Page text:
The Sebelius legacy: more than half of Obamacare deadlines missed

Thomas Lifson
We have more proof that assigning control over our health care to government bureaucrats is very bad idea, with the release of a Congressional Research Service report on the deadlines for action contained in the Obamacare legislation. Elizabeth Harrington of the Free Beacon reports:

The administration has failed to meet 44 statutory deadlines required under Obamacare, according to a new report by the Congressional Research Service (CRS).

The report, released on Monday, documents every provision with a specific deadline within the health care law and the administration’s actions taken as of April 15, 2014. The Department of Health and Human Services (HHS) has missed more than half of the 83 deadlines mandated since March 2011.

The missed deadlines range from several days to years. The administration was only four days late in issuing a final regulation for HIPAA electronic transactions, while it was two years and seven months past the deadline for a report on domestic violence victims on Indian reservations.

Victimology fans take note:

Several reports that were late related to Native American health.

But don’t worry about the bureaucrats. There are no consequences for their failures. The Obamacare legislation could not fund space in its 2000 pages for any:

In a section addressing the “Legal Effect of Deadlines,” the report explained that private civil litigation is likely the only way to make the administration  enforce deadlines in Obamacare.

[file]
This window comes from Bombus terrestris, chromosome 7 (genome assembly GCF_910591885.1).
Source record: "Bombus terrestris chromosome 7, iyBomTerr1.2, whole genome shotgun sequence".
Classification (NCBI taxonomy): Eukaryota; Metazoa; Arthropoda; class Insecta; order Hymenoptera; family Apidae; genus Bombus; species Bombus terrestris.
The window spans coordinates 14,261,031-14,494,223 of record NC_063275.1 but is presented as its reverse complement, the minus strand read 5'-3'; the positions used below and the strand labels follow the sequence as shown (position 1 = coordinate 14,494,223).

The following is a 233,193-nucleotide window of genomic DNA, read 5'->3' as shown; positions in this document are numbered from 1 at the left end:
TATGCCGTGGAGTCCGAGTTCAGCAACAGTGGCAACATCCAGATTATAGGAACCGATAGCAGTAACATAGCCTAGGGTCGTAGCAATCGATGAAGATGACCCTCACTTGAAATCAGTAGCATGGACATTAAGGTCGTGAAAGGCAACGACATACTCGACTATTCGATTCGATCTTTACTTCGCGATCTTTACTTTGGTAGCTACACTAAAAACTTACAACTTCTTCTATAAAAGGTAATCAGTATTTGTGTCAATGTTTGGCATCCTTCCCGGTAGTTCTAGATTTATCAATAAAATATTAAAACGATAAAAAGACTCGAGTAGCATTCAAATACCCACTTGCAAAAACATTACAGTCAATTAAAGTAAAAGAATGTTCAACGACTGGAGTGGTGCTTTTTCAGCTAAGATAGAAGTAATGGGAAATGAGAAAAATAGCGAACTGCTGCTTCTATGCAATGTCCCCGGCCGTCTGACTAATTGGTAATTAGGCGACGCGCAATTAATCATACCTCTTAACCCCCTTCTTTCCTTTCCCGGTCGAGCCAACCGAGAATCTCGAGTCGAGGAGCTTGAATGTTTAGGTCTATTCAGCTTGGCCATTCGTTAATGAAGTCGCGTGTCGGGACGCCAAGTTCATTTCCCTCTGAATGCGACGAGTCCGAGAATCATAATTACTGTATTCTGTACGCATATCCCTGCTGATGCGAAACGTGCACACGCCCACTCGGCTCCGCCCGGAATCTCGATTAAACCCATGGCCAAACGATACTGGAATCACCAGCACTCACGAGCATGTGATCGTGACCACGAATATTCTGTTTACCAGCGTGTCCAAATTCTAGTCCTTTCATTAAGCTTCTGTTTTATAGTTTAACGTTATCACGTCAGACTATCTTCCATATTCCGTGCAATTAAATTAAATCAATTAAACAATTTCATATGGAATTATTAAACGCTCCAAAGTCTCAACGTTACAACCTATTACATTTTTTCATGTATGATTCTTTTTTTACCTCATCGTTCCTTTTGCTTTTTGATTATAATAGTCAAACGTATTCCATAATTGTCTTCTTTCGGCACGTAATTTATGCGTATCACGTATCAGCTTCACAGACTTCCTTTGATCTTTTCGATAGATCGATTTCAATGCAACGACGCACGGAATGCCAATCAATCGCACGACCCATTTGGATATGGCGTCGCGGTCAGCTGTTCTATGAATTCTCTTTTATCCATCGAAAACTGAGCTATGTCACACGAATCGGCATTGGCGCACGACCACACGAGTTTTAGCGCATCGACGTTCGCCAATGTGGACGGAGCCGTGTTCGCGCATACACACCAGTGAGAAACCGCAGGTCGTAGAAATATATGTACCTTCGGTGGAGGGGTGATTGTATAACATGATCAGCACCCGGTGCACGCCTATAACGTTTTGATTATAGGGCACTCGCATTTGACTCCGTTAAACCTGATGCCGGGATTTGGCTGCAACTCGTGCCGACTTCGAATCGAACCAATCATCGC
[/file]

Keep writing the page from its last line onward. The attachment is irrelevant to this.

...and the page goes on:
The CRS said Congress could pass legislative “hammers” that would require the executive branch to follow deadlines or face legal consequences, such as “the loss of agency funding if the final regulations were not promulgated by the statutory deadline.”

The CRS said that due to the law’s “complexity” it had to exclude numerous other provisions of Obamacare, which only have “effective dates” and not hard deadlines.

If HHS follows the model used by the IRS, the bureaucrats who missed the deadlines may end up getting bonuses and extra days off. It’s great being part of the ruling class.

We have more proof that assigning control over our health care to government bureaucrats is very bad idea, with the release of a Congressional Research Service report on the deadlines for action contained in the Obamacare legislation. Elizabeth Harrington of the Free Beacon reports:

The administration has failed to meet 44 statutory deadlines required under Obamacare, according to a new report by the Congressional Research Service (CRS).

The report, released on Monday, documents every provision with a specific deadline within the health care law and the administration’s actions taken as of April 15, 2014. The Department of Health and Human Services (HHS) has missed more than half of the 83 deadlines mandated since March 2011.

The missed deadlines range from several days to years. The administration was only four days late in issuing a final regulation for HIPAA electronic transactions, while it was two years and seven months past the deadline for a report on domestic violence victims on Indian reservations.

Victimology fans take note:

Several reports that were late related to Native American health.

But don’t worry about the bureaucrats. There are no consequences for their failures. The Obamacare legislation could not fund space in its 2000 pages for any:

In a section addressing the “Legal Effect of Deadlines,” the report explained that private civil litigation is likely the only way to make the administration  enforce deadlines in Obamacare.

The CRS said Congress could pass legislative “hammers” that would require the executive branch to follow deadlines or face legal consequences, such as “the loss of agency funding if the final regulations were not promulgated by the statutory deadline.”

The CRS said that due to the law’s “complexity” it had to exclude numerous other provisions of Obamacare, which only have “effective dates” and not hard deadlines.

If HHS follows the model used by the IRS, the bureaucrats who missed the deadlines may end up getting bonuses and extra days off. It’s great being part of the ruling class.